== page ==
Chip Samson’s The Born Loser (October 30) despite running a couple weeks before the Barney and Clyde mentioned above is still thinking along the same lines. I can’t blame a comic strip for writing so as to get clipped out and sent to people’s math teacher friends.

Jack Pullan’s Boomerangs (November 1, Rerun) talks a bit about entropy, which is probably the most popular scientific concept to emerge from the 19th century. It’s also probably the only statistical mechanics concept that the average person feels they have a good understanding of: it’s some kind of measure of how disorganized a system is, and that disorder can be expected to increase inevitably. But — as we started out this tour discussing — since every physical interaction is reversible, how can entropy’s increase not be reversible?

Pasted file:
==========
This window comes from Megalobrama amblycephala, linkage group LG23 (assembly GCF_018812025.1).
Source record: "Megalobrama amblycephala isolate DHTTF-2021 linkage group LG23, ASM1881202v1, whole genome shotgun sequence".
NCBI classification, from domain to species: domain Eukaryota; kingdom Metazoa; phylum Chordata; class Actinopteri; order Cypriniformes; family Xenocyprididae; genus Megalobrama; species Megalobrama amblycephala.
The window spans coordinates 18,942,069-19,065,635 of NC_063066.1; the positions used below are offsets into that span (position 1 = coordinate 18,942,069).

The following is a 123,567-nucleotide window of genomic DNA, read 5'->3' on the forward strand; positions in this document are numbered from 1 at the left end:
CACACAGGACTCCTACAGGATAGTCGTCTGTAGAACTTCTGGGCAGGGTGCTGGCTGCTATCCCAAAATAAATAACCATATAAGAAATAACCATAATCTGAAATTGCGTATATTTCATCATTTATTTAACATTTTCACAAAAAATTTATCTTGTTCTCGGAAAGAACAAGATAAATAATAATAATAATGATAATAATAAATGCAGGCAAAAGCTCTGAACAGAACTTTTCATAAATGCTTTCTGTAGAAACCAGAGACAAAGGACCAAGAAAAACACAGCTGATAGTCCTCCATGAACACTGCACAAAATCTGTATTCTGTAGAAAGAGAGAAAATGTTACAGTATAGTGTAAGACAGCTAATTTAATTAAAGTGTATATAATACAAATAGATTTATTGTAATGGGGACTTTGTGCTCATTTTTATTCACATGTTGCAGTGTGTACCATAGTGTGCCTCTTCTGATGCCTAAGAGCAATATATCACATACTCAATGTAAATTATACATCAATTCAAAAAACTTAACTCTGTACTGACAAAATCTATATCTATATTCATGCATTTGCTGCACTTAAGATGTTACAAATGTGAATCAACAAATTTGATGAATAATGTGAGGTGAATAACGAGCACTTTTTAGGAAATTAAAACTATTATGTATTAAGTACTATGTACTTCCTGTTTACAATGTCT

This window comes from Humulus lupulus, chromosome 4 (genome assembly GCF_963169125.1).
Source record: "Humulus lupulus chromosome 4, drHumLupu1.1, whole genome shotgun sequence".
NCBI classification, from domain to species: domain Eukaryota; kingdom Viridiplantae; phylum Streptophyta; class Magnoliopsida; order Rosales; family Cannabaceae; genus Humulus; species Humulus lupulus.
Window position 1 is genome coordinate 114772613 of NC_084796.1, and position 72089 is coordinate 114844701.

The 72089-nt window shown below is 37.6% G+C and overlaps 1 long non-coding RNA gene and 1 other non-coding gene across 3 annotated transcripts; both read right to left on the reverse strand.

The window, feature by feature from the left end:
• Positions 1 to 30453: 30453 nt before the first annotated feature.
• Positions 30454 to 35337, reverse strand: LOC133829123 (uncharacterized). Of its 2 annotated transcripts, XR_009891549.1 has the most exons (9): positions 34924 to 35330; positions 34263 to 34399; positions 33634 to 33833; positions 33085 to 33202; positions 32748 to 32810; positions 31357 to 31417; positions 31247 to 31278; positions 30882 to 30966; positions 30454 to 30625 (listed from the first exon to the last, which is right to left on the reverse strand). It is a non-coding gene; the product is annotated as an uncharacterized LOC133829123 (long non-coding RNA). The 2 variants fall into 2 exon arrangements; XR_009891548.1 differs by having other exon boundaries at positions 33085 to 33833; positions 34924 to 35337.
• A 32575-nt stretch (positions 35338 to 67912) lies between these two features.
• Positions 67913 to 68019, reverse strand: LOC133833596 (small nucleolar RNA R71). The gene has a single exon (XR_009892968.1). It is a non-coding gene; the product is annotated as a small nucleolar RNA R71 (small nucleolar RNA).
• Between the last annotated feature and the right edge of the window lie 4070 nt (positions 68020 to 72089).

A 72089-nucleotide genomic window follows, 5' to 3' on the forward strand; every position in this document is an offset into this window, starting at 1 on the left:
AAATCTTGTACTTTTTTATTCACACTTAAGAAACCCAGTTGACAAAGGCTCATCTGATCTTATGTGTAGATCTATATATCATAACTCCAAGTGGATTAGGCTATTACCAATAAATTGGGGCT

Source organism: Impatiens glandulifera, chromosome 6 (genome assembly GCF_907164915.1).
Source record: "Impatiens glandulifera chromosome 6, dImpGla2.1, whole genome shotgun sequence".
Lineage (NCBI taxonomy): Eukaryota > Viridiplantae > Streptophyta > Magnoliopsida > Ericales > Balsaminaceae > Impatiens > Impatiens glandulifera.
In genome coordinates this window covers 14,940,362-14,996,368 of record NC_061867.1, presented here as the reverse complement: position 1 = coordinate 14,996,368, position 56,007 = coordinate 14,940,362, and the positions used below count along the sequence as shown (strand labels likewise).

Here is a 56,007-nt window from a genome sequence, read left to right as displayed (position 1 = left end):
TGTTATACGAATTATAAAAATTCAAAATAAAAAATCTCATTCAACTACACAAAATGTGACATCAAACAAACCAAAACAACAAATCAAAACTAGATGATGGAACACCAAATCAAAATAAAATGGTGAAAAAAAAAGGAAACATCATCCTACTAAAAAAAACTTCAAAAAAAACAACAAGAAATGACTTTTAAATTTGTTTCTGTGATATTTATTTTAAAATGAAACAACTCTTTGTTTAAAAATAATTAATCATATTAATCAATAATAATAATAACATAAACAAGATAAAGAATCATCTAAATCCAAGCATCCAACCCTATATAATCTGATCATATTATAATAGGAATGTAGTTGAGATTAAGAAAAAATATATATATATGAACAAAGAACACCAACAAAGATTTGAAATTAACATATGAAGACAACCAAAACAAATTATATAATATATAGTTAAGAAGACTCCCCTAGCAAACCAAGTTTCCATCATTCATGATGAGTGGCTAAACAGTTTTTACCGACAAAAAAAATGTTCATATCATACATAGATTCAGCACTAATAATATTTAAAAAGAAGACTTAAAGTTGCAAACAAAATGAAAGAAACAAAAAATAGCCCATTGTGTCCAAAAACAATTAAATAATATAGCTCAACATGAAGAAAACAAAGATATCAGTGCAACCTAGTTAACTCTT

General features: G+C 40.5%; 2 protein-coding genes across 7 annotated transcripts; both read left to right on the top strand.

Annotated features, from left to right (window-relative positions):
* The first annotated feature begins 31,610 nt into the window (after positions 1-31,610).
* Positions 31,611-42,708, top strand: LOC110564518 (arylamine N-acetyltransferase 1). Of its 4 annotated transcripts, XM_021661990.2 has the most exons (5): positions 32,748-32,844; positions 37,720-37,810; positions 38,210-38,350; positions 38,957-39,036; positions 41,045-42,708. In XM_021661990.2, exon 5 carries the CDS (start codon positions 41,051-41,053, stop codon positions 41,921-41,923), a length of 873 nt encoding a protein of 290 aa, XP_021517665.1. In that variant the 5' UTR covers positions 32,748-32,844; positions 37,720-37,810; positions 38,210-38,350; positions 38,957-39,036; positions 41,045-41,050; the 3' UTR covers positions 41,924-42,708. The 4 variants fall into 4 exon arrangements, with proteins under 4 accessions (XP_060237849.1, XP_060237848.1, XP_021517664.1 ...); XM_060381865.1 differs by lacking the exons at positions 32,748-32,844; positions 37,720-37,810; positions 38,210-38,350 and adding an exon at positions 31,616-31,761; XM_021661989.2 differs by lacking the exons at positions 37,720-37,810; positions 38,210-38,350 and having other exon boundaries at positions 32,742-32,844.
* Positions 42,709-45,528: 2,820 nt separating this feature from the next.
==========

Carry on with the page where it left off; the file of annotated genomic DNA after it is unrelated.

If you have a provisional answer for that in mind, then go on to read the comic strip’s comments and wonder about the people who give parenting advice to the Exasperated Mom in a Three-Generations-And-A-Dog strip that’s in reruns.

Jim Unger’s Herman (November 3, Rerun) is just using a math problem for a slightly confusing clueless-student joke. It’s probably too slight a connection for this roundup, but I can’t run a column of nothing but infinite-probability and entropy discussions.

Mac and Bill King’s Magic in the Minute (November 10) offers a cute little magic trick that makes use of one of the interesting properties of the Möbius strip — that cutting the strip along the right direction doesn’t actually break it into two pieces. One of the commenters notes that it takes practice to do this as a magic trick, as you have to cut the paper in front of the audience without their noticing the half-twist that makes a Möbius strip exist. Of course, you have to practice all magic tricks so the audience doesn’t notice what gives it away.